"Boards are demanding more oversight of cybersecurity," says EY, a consultancy, in a report on how boards can help the companies they govern be better prepared to prevent cyber attacks. After surveying "411 CEOs, chief information officers (CIOs) and other cybersecurity decision-makers about their companies' use of information security solutions," the report reveals "that simple actions taken now can reap substantial rewards later." The report adds that "[t]hese lessons," which are outlined below, "have emerged from those who have experienced major breaches."
- Focus on "zero trust." "Zero trust security is not a single technology, but a holistic approach to security, incorporating different cyber principles across people, process and technology. The basis of the concept is the assumption that there are threat actors within and outside of organizations, so no users or machines should be trusted. All users and devices (both inside and outside of the organization) are authenticated, authorized and continuously validated for security configurations and context before accessing applications and data."
- Educate and involve your board now. "Not surprisingly, boards of directors are increasingly interested in preventing data breaches and determining how to prioritize cybersecurity needs. Executives that have experienced a data breach say the experience has taught them to involve many more stakeholders in cybersecurity decisions, including boards. Companies should proactively create a board-level executive dashboard, while simultaneously briefing the board about cybersecurity issues at least once per year."
- Reinforce the role of the CISO as a strategic partner to the business. "During the pandemic, every organization had to adapt to a new way of working. However, the speed of change came with a price. Seventy-five percent of companies saw increases in the number of disruptive attacks during the pandemic. In this sense, many companies were forced to adapt to a different cyber risk profile just like an organization has to do after experiencing a breach. CISOs had and still have an opportunity to reinforce their value proposition with the business. With the onset of the pandemic, 55% of cybersecurity leaders believed this gave them an opportunity to position themselves as strategic partners to the business. Dave Burg, EY Americas Cybersecurity Leader, noted that 'I know of many security officers who were viewed as superstars, and we want those superstars to be brought to the front of innovation.'"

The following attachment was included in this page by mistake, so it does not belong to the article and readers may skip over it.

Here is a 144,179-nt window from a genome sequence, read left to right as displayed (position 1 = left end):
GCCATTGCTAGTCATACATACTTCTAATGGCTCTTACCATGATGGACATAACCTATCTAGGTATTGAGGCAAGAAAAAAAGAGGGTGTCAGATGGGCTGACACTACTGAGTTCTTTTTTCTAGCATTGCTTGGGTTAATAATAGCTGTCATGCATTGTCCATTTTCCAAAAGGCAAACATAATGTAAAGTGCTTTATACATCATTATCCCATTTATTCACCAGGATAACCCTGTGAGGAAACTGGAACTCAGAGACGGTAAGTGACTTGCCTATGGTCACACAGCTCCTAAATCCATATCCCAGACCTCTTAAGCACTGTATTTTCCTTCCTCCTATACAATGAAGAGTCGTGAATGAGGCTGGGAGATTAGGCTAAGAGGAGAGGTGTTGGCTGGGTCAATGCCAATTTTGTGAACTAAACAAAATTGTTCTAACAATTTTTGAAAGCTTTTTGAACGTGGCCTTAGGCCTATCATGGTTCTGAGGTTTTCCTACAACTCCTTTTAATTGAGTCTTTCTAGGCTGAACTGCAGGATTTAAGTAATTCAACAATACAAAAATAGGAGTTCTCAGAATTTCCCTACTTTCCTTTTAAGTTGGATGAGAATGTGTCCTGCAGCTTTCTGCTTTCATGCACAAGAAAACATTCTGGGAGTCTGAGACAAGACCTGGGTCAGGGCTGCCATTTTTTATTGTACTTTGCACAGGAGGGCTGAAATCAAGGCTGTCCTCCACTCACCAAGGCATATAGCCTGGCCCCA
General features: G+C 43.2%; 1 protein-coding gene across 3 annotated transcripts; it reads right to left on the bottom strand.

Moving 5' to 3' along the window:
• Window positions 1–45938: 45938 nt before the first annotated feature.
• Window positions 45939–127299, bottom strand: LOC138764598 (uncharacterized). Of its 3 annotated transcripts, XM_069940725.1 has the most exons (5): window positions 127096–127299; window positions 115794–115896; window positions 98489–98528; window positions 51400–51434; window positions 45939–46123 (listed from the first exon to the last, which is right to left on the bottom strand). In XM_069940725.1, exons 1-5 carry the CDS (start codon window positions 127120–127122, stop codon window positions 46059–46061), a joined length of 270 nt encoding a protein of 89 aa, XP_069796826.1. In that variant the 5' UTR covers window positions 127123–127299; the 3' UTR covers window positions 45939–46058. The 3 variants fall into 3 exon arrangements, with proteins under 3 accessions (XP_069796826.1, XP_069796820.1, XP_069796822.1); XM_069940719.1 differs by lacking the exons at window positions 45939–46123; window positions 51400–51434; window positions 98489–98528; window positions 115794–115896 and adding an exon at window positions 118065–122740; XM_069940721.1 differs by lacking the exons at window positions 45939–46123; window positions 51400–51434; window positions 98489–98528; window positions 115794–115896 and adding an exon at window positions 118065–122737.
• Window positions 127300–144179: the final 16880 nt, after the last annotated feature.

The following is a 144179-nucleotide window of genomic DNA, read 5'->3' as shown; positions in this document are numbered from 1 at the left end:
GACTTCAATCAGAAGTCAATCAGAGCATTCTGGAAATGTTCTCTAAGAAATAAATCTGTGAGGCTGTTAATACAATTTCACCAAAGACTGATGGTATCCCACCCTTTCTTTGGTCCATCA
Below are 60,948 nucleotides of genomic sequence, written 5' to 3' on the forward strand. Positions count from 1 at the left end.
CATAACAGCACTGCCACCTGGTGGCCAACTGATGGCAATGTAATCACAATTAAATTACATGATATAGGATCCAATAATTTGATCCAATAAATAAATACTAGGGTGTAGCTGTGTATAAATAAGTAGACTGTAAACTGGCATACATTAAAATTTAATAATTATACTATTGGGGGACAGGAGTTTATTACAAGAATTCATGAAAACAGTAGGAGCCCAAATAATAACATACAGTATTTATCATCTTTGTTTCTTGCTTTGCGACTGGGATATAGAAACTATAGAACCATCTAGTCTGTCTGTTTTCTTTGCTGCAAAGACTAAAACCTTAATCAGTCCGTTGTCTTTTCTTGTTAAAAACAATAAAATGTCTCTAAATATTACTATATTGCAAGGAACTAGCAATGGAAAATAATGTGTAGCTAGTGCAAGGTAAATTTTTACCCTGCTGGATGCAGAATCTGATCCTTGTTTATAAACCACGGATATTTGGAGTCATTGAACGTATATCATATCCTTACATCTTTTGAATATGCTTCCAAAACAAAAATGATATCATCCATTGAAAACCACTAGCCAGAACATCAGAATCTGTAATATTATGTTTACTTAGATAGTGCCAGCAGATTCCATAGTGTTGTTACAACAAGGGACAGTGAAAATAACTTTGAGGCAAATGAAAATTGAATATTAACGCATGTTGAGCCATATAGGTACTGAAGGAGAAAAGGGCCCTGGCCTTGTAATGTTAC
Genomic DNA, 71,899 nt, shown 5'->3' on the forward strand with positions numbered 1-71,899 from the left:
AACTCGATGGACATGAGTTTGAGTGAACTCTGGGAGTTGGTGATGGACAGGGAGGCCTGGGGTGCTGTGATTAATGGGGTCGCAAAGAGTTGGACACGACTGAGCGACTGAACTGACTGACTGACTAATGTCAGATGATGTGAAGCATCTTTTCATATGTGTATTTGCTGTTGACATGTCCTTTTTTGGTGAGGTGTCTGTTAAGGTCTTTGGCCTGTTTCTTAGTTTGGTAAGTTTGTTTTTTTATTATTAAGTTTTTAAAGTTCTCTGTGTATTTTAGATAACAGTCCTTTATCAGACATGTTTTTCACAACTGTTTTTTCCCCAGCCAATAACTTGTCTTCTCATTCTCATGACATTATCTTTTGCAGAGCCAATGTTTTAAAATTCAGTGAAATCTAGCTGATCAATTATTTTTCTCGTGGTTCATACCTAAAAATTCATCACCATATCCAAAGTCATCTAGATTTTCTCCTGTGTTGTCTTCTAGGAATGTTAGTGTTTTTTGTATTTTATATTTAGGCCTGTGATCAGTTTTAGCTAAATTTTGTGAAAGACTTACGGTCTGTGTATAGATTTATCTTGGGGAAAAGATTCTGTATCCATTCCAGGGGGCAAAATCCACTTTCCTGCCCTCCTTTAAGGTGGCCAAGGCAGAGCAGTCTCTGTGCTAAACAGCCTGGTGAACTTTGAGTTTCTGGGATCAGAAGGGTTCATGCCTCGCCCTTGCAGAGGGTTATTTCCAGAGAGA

- Assess usage of managed security service providers. Keeping up with the latest security technologies and evaluating threats are the most challenging pain points for today's CISOs. Companies that have recently experienced a breach are more likely to outsource cybersecurity responsibilities after the breach. By starting the time-consuming process of reviewing outsourcing options and vendor capabilities prior to a breach, companies can develop the best security architecture and posture."
- Spend now, save later. "According to the survey, companies that have recently experienced a breach expect to spend more across all security domains, with vulnerability assessments and access controls expected to see the largest budget increases. To protect themselves from today's sophisticated attacks, companies must bolster their cybersecurity capabilities or outsource them to external vendors. Many executives make decisions to bolster capabilities to not only prevent attacks, but also to mitigate the damage and shorten the recovery time."